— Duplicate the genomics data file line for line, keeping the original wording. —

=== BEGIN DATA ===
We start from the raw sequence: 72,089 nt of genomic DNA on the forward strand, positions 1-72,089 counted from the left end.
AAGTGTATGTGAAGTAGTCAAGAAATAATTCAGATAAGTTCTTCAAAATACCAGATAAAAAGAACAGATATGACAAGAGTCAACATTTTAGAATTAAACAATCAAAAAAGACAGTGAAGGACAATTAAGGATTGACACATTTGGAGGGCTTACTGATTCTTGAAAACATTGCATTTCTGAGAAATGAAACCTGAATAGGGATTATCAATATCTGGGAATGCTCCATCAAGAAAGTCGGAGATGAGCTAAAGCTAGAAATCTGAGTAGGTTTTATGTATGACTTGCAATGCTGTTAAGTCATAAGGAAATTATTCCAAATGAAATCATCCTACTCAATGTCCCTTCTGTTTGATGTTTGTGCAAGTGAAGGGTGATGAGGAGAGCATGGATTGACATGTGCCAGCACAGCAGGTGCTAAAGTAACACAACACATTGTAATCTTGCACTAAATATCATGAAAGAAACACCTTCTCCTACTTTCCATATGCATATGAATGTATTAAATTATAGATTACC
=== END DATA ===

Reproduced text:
We start from the raw sequence: 72,089 nt of genomic DNA on the forward strand, positions 1-72,089 counted from the left end.
AAGTGTATGTGAAGTAGTCAAGAAATAATTCAGATAAGTTCTTCAAAATACCAGATAAAAAGAACAGATATGACAAGAGTCAACATTTTAGAATTAAACAATCAAAAAAGACAGTGAAGGACAATTAAGGATTGACACATTTGGAGGGCTTACTGATTCTTGAAAACATTGCATTTCTGAGAAATGAAACCTGAATAGGGATTATCAATATCTGGGAATGCTCCATCAAGAAAGTCGGAGATGAGCTAAAGCTAGAAATCTGAGTAGGTTTTATGTATGACTTGCAATGCTGTTAAGTCATAAGGAAATTATTCCAAATGAAATCATCCTACTCAATGTCCCTTCTGTTTGATGTTTGTGCAAGTGAAGGGTGATGAGGAGAGCATGGATTGACATGTGCCAGCACAGCAGGTGCTAAAGTAACACAACACATTGTAATCTTGCACTAAATATCATGAAAGAAACACCTTCTCCTACTTTCCATATGCATATGAATGTATTAAATTATAGATTACC